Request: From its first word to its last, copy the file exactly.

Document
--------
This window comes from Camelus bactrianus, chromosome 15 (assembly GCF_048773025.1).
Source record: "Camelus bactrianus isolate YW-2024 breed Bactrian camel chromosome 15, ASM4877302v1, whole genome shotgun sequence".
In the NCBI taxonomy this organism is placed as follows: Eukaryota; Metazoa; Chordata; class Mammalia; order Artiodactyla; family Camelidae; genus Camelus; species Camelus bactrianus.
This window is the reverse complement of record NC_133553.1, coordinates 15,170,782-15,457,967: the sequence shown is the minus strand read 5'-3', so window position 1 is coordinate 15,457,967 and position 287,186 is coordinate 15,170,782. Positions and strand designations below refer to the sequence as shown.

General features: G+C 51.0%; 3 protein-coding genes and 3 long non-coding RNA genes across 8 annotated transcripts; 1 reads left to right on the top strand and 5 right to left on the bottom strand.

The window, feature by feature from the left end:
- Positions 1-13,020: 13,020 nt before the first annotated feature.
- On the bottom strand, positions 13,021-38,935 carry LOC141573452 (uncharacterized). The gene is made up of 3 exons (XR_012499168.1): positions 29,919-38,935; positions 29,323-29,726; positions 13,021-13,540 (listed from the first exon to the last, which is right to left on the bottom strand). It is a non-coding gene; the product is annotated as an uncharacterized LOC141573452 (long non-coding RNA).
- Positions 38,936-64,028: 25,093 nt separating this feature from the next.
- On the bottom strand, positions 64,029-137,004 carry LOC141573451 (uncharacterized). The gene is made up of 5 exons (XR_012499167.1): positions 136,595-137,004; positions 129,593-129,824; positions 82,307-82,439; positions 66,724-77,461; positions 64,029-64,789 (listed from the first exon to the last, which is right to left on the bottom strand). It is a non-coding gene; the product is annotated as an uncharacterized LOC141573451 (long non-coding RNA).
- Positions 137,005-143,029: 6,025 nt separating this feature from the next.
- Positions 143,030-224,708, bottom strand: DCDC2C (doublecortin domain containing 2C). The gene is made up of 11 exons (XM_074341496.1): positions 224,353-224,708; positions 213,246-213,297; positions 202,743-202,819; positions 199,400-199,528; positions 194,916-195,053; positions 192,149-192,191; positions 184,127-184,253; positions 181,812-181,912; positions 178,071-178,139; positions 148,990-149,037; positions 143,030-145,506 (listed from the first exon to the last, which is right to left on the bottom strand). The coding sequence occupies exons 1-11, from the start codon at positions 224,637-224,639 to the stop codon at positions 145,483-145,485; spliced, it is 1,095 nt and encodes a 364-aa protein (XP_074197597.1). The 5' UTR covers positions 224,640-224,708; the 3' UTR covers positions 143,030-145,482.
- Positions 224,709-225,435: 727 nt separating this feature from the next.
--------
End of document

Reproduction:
This window comes from Camelus bactrianus, chromosome 15 (assembly GCF_048773025.1).
Source record: "Camelus bactrianus isolate YW-2024 breed Bactrian camel chromosome 15, ASM4877302v1, whole genome shotgun sequence".
In the NCBI taxonomy this organism is placed as follows: Eukaryota; Metazoa; Chordata; class Mammalia; order Artiodactyla; family Camelidae; genus Camelus; species Camelus bactrianus.
This window is the reverse complement of record NC_133553.1, coordinates 15,170,782-15,457,967: the sequence shown is the minus strand read 5'-3', so window position 1 is coordinate 15,457,967 and position 287,186 is coordinate 15,170,782. Positions and strand designations below refer to the sequence as shown.

General features: G+C 51.0%; 3 protein-coding genes and 3 long non-coding RNA genes across 8 annotated transcripts; 1 reads left to right on the top strand and 5 right to left on the bottom strand.

The window, feature by feature from the left end:
- Positions 1-13,020: 13,020 nt before the first annotated feature.
- On the bottom strand, positions 13,021-38,935 carry LOC141573452 (uncharacterized). The gene is made up of 3 exons (XR_012499168.1): positions 29,919-38,935; positions 29,323-29,726; positions 13,021-13,540 (listed from the first exon to the last, which is right to left on the bottom strand). It is a non-coding gene; the product is annotated as an uncharacterized LOC141573452 (long non-coding RNA).
- Positions 38,936-64,028: 25,093 nt separating this feature from the next.
- On the bottom strand, positions 64,029-137,004 carry LOC141573451 (uncharacterized). The gene is made up of 5 exons (XR_012499167.1): positions 136,595-137,004; positions 129,593-129,824; positions 82,307-82,439; positions 66,724-77,461; positions 64,029-64,789 (listed from the first exon to the last, which is right to left on the bottom strand). It is a non-coding gene; the product is annotated as an uncharacterized LOC141573451 (long non-coding RNA).
- Positions 137,005-143,029: 6,025 nt separating this feature from the next.
- Positions 143,030-224,708, bottom strand: DCDC2C (doublecortin domain containing 2C). The gene is made up of 11 exons (XM_074341496.1): positions 224,353-224,708; positions 213,246-213,297; positions 202,743-202,819; positions 199,400-199,528; positions 194,916-195,053; positions 192,149-192,191; positions 184,127-184,253; positions 181,812-181,912; positions 178,071-178,139; positions 148,990-149,037; positions 143,030-145,506 (listed from the first exon to the last, which is right to left on the bottom strand). The coding sequence occupies exons 1-11, from the start codon at positions 224,637-224,639 to the stop codon at positions 145,483-145,485; spliced, it is 1,095 nt and encodes a 364-aa protein (XP_074197597.1). The 5' UTR covers positions 224,640-224,708; the 3' UTR covers positions 143,030-145,482.
- Positions 224,709-225,435: 727 nt separating this feature from the next.